I just heard from the folks at SingMai Electronics – designers and manufacturers of products for video, imaging, and broadcast applications – that work has started on a new range of IP cores aimed particularly at video cameras.
All of SingMai's cores are supplied as RTL with an unlimited time/use license. (I understand that they used to offer other licensing methods, but they find this current scheme much simpler to support; also their customers very much appreciate this simplicity.) The folks from SingMai tell me that they price their cores to be affordable – the cores are priced between $500 (for the PT13) and $15,000 (for the PT5).
These cores can be used for both ASIC and FPGA designs. In fact, SingMai estimates that their cores are used 50:50 between these implementation technologies. They say that designs can be ported to pretty much any FPGA platform, although (to the best of SingMai's knowledge) their customers are currently using only Altera or Xilinx FPGAs. All of SingMai's designs are generic and do not use any specific library functions from the FPGA vendor (e.g. multipliers/DSP elements or memory).
SingMai offers six months design-in support for all of their cores, and they can also help with regard to customizing the design to a particular target platform. They also offer small customizations to the IP core to best fit the customer’s architecture; sometimes for free and sometimes for a small charge depending on the work involved.
New cores to be introduced in the months ahead include auto focus and auto iris controllers, a Bayer de-mosaicing core, a flat field corrector/dynamic range compressor and Robert’s operator (edge detector). These cores are supplemented by SingMai's existing motion adaptive noise reducer, video encoders, and HD-CVI cable interface.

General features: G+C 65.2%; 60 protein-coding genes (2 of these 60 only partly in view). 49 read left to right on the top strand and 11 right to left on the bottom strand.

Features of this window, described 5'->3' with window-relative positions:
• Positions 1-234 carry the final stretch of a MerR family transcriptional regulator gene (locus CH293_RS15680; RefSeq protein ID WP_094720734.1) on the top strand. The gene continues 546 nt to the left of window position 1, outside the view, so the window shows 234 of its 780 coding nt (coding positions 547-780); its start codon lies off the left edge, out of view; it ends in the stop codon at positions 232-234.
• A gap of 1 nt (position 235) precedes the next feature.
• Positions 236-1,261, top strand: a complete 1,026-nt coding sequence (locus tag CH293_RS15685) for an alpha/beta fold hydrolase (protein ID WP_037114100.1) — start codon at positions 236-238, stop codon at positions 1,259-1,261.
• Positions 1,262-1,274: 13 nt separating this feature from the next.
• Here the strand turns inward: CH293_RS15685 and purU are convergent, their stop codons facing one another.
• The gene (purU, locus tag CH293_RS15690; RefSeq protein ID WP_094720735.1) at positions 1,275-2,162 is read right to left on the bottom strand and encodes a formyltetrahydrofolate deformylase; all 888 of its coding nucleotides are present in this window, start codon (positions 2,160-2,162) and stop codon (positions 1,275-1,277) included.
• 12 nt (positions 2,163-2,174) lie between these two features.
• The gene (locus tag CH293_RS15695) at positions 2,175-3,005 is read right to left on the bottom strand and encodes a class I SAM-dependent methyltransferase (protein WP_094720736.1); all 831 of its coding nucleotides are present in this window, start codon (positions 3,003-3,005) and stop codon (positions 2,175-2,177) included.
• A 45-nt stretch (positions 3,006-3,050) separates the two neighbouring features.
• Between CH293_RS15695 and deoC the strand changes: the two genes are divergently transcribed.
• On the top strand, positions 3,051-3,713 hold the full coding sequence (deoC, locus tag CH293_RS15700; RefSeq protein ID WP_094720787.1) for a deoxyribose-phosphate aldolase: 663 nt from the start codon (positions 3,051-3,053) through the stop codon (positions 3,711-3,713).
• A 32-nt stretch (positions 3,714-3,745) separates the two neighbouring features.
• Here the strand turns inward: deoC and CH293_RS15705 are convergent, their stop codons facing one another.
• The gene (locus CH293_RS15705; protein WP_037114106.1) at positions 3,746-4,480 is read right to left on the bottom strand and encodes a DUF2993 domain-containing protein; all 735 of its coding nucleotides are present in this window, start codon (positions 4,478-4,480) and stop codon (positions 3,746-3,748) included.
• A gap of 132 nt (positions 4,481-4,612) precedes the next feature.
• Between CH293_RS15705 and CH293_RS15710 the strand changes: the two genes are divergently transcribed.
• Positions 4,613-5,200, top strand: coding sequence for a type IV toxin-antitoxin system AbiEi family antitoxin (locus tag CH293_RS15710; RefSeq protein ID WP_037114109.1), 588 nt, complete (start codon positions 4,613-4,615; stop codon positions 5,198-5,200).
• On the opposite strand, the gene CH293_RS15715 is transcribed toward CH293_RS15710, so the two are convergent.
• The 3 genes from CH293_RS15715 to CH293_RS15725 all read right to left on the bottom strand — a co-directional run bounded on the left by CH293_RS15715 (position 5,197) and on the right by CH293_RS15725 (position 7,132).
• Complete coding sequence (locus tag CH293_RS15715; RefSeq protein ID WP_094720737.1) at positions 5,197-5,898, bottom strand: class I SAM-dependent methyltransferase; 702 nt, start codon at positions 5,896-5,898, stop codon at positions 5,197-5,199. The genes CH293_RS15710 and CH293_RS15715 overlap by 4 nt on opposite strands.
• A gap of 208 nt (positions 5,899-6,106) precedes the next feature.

This month sees the first of their new cores – the PT10 Histogram Equalization IP Core – that is suitable for both SD and HD video sources.
Histogram equalization is a useful technique for expanding the contrast range of low-contrast images, thereby allowing details to be perceived that were previously invisible. This is particularly helpful in extreme lighting conditions such as can be found in security imaging where lighting cannot be controlled or in scientific and industrial imaging.
The PT10 calculates the histogram of the image intensities in real time and applies the correction to the subsequent video frame, calculating the correction during the vertical blanking interval.
The image below shows the histogram equalization in operation. The view through a tunnel, which has a bright central exit, forces the camera to reduce the contrast of the walls as seen on the left-hand side of the image. The PT10 adjusts the contrast range of the image in real time so the details of the walls are again visible as seen on the right-hand side of the image. One example where this is particularly useful is in pipe inspections or in other remote inspection applications.
Another camera image, presented below, shows an interior scene. In this case a brightly lit window reduces the contrast of the interior. Once again, the left-hand side of the image shows the original version, while the right-hand side of the image shows the result after processing with the PT10 IP core.Click Here
for more details on the PT10 IP core. Click Here
to see SingMai's complete range of IP cores. For further details on any of these cores, please contact firstname.lastname@example.org
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